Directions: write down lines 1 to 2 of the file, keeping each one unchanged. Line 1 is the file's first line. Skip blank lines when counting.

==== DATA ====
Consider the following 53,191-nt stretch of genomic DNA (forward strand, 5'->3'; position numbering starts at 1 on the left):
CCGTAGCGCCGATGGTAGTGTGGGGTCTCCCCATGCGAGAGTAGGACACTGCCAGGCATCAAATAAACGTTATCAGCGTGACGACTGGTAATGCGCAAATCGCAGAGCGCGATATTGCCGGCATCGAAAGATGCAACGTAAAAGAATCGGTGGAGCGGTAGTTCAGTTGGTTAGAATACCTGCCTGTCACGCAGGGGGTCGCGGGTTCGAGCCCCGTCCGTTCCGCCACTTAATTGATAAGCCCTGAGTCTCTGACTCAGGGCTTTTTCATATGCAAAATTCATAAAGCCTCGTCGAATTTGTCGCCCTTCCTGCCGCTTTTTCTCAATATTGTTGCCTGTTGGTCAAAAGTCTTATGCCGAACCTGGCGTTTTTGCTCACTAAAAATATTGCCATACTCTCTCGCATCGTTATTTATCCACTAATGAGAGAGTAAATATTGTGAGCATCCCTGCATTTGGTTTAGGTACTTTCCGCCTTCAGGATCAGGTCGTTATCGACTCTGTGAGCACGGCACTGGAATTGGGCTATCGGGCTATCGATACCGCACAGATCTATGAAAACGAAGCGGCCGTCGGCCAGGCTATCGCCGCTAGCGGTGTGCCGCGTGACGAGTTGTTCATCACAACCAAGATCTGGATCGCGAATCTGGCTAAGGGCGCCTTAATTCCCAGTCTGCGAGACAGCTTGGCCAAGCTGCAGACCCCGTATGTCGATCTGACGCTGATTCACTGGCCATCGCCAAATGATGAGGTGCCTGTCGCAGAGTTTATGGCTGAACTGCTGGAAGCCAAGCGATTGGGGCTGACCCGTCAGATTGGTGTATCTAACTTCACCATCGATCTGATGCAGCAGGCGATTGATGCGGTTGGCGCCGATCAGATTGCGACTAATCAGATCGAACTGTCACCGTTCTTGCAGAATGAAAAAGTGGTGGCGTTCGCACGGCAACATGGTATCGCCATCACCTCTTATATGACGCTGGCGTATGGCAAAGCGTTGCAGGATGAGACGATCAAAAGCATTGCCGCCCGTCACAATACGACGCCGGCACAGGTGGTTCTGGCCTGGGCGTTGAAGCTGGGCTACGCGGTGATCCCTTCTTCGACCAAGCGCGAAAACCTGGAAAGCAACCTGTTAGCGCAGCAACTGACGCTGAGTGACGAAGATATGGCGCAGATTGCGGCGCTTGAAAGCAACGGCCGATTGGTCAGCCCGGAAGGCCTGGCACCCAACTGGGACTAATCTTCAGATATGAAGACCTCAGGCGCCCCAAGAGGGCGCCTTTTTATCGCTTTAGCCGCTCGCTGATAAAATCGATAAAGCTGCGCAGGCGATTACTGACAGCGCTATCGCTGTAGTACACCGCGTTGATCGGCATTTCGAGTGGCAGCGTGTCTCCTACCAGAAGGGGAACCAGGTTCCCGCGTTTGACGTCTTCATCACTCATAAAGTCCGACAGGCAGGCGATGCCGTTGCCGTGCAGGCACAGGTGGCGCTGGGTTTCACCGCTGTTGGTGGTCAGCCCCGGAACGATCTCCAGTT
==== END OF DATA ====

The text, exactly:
Consider the following 53,191-nt stretch of genomic DNA (forward strand, 5'->3'; position numbering starts at 1 on the left):
CCGTAGCGCCGATGGTAGTGTGGGGTCTCCCCATGCGAGAGTAGGACACTGCCAGGCATCAAATAAACGTTATCAGCGTGACGACTGGTAATGCGCAAATCGCAGAGCGCGATATTGCCGGCATCGAAAGATGCAACGTAAAAGAATCGGTGGAGCGGTAGTTCAGTTGGTTAGAATACCTGCCTGTCACGCAGGGGGTCGCGGGTTCGAGCCCCGTCCGTTCCGCCACTTAATTGATAAGCCCTGAGTCTCTGACTCAGGGCTTTTTCATATGCAAAATTCATAAAGCCTCGTCGAATTTGTCGCCCTTCCTGCCGCTTTTTCTCAATATTGTTGCCTGTTGGTCAAAAGTCTTATGCCGAACCTGGCGTTTTTGCTCACTAAAAATATTGCCATACTCTCTCGCATCGTTATTTATCCACTAATGAGAGAGTAAATATTGTGAGCATCCCTGCATTTGGTTTAGGTACTTTCCGCCTTCAGGATCAGGTCGTTATCGACTCTGTGAGCACGGCACTGGAATTGGGCTATCGGGCTATCGATACCGCACAGATCTATGAAAACGAAGCGGCCGTCGGCCAGGCTATCGCCGCTAGCGGTGTGCCGCGTGACGAGTTGTTCATCACAACCAAGATCTGGATCGCGAATCTGGCTAAGGGCGCCTTAATTCCCAGTCTGCGAGACAGCTTGGCCAAGCTGCAGACCCCGTATGTCGATCTGACGCTGATTCACTGGCCATCGCCAAATGATGAGGTGCCTGTCGCAGAGTTTATGGCTGAACTGCTGGAAGCCAAGCGATTGGGGCTGACCCGTCAGATTGGTGTATCTAACTTCACCATCGATCTGATGCAGCAGGCGATTGATGCGGTTGGCGCCGATCAGATTGCGACTAATCAGATCGAACTGTCACCGTTCTTGCAGAATGAAAAAGTGGTGGCGTTCGCACGGCAACATGGTATCGCCATCACCTCTTATATGACGCTGGCGTATGGCAAAGCGTTGCAGGATGAGACGATCAAAAGCATTGCCGCCCGTCACAATACGACGCCGGCACAGGTGGTTCTGGCCTGGGCGTTGAAGCTGGGCTACGCGGTGATCCCTTCTTCGACCAAGCGCGAAAACCTGGAAAGCAACCTGTTAGCGCAGCAACTGACGCTGAGTGACGAAGATATGGCGCAGATTGCGGCGCTTGAAAGCAACGGCCGATTGGTCAGCCCGGAAGGCCTGGCACCCAACTGGGACTAATCTTCAGATATGAAGACCTCAGGCGCCCCAAGAGGGCGCCTTTTTATCGCTTTAGCCGCTCGCTGATAAAATCGATAAAGCTGCGCAGGCGATTACTGACAGCGCTATCGCTGTAGTACACCGCGTTGATCGGCATTTCGAGTGGCAGCGTGTCTCCTACCAGAAGGGGAACCAGGTTCCCGCGTTTGACGTCTTCATCACTCATAAAGTCCGACAGGCAGGCGATGCCGTTGCCGTGCAGGCACAGGTGGCGCTGGGTTTCACCGCTGTTGGTGGTCAGCCCCGGAACGATCTCCAGTT